Narrowing Gender Pay Gap in Israel Would Boost GDP by 7%, Treasury Says

The treasury estimated that about 40% of the gap between Israeli men and women is due to women’s tending to opt for less-well-paying jobs in education and healthcare rather than in high-tech.

Women working at an Israeli factory.
Yaron Kaminsky

Closing the pay gap between men and women wouldn’t just be good for equality but would provide a big bonus to the economy, Finance Ministry chief economist Yoel Naveh stated in a study released Monday.

The study created two scenarios, one in which wage differentials between the two sexes narrowed significantly over two decades, and another where it didn’t, and found that more equality would increase gross domestic product by 7%. Using 2015 GDP data, that would have spelled an increase of 82 billion shekels ($21.9 billion), or 8,000 shekels on a per capita basis.

“Reducing the gender wage gap could also be expected to significantly reduce inequality in household income,” Naveh added, estimating it would reduce Israel’s Gini index of income equality by 2.8 points versus a scenario of no change in the gender wage gap.

The treasury study was based on data from the U.S. economy, where 94% of all doctors and lawyers in the 1960s were white males. Under the circumstances, many women and blacks were unable to realize their potential earnings abilities, which reduced the standard of living for all Americans.

The U.S. study estimated that between 15% and 20% of all U.S. GDP growth in the years between 1960 and 2008 could be attributed to wider opportunities for groups that had previous been denied job opportunities.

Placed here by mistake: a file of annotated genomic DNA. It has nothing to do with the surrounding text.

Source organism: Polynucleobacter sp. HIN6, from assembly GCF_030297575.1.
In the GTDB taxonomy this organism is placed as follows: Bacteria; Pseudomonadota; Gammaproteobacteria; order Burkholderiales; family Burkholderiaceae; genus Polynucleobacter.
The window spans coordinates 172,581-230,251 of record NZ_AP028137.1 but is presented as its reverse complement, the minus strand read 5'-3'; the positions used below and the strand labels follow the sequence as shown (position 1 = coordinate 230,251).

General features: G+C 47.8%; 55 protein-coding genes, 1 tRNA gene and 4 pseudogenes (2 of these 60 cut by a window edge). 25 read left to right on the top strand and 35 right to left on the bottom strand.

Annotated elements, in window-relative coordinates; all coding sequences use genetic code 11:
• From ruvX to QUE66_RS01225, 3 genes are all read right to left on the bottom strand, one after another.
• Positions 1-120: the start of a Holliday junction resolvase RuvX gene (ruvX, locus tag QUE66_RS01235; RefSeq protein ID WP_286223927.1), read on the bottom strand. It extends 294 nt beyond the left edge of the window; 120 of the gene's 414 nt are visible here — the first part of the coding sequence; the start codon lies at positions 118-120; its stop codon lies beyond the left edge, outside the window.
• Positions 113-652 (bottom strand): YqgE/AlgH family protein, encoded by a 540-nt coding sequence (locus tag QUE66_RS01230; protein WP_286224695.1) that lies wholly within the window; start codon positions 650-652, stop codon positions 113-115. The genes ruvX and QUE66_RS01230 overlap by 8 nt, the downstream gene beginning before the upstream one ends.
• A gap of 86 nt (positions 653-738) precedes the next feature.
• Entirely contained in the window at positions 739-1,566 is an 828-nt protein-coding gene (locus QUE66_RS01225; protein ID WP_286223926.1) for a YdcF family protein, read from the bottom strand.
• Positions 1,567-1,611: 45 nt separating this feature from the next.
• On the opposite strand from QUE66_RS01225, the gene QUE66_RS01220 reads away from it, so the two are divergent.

Naveh said that Israel makes less efficient use of its human resources because women face barriers in the workplace, which has led to some of the widest pay gaps between the sexes among countries belonging to the Organization for Economic Cooperation and Development.

The treasury estimated that about 40% of the gap between Israeli men and women is due to women’s tending to opt for less-well-paying jobs in education and healthcare rather than in high-tech, where pay is much higher. Women also work fewer hours because they devote more time to family and housework.

The treasury simulation assumed that the gender wage gap in Israel’s non-Haredi Jewish population narrowed to 22% from 39% by the year 2039, on account of women working in high-productivity jobs that command higher pay.

Naveh said the key to closing the gap is to coax women into hgher-paying positions. “The main factor for the wage gap in Israel is that few women opt for engineering or computers when they pursue a higher education,” he said. “So if the government acts to increase the number of women engineers and software experts, that would help reduce gender pay differential, speed growth and reduce inequality.”